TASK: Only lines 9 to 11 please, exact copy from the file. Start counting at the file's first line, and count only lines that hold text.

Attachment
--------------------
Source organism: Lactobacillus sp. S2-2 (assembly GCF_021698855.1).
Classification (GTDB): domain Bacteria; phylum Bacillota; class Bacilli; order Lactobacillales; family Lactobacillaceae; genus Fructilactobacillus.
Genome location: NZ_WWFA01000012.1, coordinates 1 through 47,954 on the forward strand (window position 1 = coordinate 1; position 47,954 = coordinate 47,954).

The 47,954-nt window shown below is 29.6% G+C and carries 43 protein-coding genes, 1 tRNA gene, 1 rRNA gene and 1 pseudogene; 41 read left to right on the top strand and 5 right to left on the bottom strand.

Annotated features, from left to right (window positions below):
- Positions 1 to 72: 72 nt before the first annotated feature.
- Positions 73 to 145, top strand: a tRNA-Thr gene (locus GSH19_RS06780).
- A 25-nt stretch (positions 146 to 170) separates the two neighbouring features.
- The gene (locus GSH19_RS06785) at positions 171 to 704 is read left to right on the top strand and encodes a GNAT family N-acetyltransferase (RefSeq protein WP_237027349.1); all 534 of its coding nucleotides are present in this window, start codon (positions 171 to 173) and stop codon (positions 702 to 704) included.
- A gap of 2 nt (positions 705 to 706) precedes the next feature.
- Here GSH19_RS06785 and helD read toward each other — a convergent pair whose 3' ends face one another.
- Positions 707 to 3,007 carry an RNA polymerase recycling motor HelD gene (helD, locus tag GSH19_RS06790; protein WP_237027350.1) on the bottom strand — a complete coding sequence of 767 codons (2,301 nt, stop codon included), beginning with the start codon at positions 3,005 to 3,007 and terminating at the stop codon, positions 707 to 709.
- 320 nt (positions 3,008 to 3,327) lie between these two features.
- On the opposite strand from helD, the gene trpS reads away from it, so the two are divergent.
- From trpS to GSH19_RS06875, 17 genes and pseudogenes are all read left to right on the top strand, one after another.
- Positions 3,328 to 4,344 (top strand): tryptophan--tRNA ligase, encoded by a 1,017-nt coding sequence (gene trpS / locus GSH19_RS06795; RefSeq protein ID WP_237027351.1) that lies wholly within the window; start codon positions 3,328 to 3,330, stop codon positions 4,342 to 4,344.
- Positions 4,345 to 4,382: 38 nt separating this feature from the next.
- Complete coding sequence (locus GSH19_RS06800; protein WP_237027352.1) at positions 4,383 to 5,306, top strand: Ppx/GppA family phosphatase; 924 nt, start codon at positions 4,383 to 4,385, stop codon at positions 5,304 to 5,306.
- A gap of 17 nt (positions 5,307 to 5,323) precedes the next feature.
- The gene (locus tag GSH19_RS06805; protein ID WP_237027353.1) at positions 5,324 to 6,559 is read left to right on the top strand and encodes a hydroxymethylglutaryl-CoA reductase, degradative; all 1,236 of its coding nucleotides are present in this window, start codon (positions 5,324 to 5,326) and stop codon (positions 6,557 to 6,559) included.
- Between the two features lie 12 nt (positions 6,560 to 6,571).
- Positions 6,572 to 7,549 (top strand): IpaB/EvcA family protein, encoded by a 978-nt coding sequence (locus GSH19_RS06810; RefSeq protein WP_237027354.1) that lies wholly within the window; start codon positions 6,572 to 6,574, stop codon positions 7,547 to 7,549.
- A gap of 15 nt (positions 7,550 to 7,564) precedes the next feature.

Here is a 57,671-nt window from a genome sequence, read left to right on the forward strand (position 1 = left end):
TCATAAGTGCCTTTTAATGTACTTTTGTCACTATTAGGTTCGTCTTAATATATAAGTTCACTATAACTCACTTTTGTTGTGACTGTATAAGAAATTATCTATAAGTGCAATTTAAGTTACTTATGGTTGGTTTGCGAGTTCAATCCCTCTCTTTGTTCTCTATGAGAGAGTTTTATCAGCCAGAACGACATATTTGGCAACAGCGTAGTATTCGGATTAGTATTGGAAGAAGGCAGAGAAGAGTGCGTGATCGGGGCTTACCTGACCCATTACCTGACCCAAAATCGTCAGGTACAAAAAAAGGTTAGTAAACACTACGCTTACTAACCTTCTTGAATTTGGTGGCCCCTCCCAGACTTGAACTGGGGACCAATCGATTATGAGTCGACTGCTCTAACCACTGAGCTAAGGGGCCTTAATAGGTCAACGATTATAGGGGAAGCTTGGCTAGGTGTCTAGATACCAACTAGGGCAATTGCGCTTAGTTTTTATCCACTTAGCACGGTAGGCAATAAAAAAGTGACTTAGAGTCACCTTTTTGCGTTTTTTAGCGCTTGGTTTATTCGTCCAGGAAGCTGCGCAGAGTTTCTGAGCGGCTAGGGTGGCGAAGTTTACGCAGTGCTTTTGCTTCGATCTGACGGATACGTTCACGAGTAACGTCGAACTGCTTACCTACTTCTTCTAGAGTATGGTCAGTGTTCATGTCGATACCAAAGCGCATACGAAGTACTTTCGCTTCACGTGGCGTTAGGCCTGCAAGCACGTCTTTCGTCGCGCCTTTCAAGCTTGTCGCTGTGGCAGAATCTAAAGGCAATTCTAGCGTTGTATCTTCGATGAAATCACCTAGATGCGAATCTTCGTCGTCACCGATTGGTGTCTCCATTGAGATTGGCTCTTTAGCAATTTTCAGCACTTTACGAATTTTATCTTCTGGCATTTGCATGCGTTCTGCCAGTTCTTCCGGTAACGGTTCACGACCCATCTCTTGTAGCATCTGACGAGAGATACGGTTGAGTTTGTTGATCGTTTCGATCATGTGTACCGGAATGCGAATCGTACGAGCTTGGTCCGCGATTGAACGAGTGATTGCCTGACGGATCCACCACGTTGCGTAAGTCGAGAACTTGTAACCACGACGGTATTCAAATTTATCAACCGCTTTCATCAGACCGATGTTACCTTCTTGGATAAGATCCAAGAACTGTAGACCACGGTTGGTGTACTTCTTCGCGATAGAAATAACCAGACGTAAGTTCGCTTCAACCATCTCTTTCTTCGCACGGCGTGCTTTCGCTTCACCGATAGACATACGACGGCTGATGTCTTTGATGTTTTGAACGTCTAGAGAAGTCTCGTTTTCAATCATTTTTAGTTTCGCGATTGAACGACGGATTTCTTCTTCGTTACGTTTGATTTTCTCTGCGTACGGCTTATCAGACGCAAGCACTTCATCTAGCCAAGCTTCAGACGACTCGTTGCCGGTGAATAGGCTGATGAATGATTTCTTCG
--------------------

- The gene (locus GSH19_RS06785) at positions 171 to 704 is read left to right on the top strand and encodes a GNAT family N-acetyltransferase (RefSeq protein WP_237027349.1); all 534 of its coding nucleotides are present in this window, start codon (positions 171 to 173) and stop codon (positions 702 to 704) included.
- A gap of 2 nt (positions 705 to 706) precedes the next feature.
- Here GSH19_RS06785 and helD read toward each other — a convergent pair whose 3' ends face one another.